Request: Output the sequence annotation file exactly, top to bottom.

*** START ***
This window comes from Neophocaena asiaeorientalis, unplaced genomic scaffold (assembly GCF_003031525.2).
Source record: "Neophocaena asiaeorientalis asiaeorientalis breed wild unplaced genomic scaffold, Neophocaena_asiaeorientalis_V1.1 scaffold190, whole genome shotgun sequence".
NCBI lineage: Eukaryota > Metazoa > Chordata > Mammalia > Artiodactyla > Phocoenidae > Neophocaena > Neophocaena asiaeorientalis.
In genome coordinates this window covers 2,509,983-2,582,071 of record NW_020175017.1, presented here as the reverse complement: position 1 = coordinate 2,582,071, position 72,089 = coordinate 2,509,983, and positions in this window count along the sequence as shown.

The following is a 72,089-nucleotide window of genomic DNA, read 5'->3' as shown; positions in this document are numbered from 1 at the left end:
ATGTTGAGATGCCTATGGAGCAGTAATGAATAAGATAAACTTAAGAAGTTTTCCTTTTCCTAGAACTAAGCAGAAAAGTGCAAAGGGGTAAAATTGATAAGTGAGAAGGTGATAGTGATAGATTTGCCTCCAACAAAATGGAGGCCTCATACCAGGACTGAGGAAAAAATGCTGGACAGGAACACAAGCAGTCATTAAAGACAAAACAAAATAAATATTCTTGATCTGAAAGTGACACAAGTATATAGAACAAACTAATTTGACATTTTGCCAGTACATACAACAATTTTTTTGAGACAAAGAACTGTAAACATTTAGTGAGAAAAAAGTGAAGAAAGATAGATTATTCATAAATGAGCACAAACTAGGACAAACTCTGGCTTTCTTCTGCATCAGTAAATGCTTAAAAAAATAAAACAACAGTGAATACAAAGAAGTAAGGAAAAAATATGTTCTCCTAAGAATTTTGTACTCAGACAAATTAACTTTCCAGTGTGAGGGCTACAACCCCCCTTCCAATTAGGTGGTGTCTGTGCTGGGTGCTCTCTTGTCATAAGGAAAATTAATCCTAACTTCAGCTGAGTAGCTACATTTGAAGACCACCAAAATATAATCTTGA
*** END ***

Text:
This window comes from Neophocaena asiaeorientalis, unplaced genomic scaffold (assembly GCF_003031525.2).
Source record: "Neophocaena asiaeorientalis asiaeorientalis breed wild unplaced genomic scaffold, Neophocaena_asiaeorientalis_V1.1 scaffold190, whole genome shotgun sequence".
NCBI lineage: Eukaryota > Metazoa > Chordata > Mammalia > Artiodactyla > Phocoenidae > Neophocaena > Neophocaena asiaeorientalis.
In genome coordinates this window covers 2,509,983-2,582,071 of record NW_020175017.1, presented here as the reverse complement: position 1 = coordinate 2,582,071, position 72,089 = coordinate 2,509,983, and positions in this window count along the sequence as shown.

The following is a 72,089-nucleotide window of genomic DNA, read 5'->3' as shown; positions in this document are numbered from 1 at the left end:
ATGTTGAGATGCCTATGGAGCAGTAATGAATAAGATAAACTTAAGAAGTTTTCCTTTTCCTAGAACTAAGCAGAAAAGTGCAAAGGGGTAAAATTGATAAGTGAGAAGGTGATAGTGATAGATTTGCCTCCAACAAAATGGAGGCCTCATACCAGGACTGAGGAAAAAATGCTGGACAGGAACACAAGCAGTCATTAAAGACAAAACAAAATAAATATTCTTGATCTGAAAGTGACACAAGTATATAGAACAAACTAATTTGACATTTTGCCAGTACATACAACAATTTTTTTGAGACAAAGAACTGTAAACATTTAGTGAGAAAAAAGTGAAGAAAGATAGATTATTCATAAATGAGCACAAACTAGGACAAACTCTGGCTTTCTTCTGCATCAGTAAATGCTTAAAAAAATAAAACAACAGTGAATACAAAGAAGTAAGGAAAAAATATGTTCTCCTAAGAATTTTGTACTCAGACAAATTAACTTTCCAGTGTGAGGGCTACAACCCCCCTTCCAATTAGGTGGTGTCTGTGCTGGGTGCTCTCTTGTCATAAGGAAAATTAATCCTAACTTCAGCTGAGTAGCTACATTTGAAGACCACCAAAATATAATCTTGA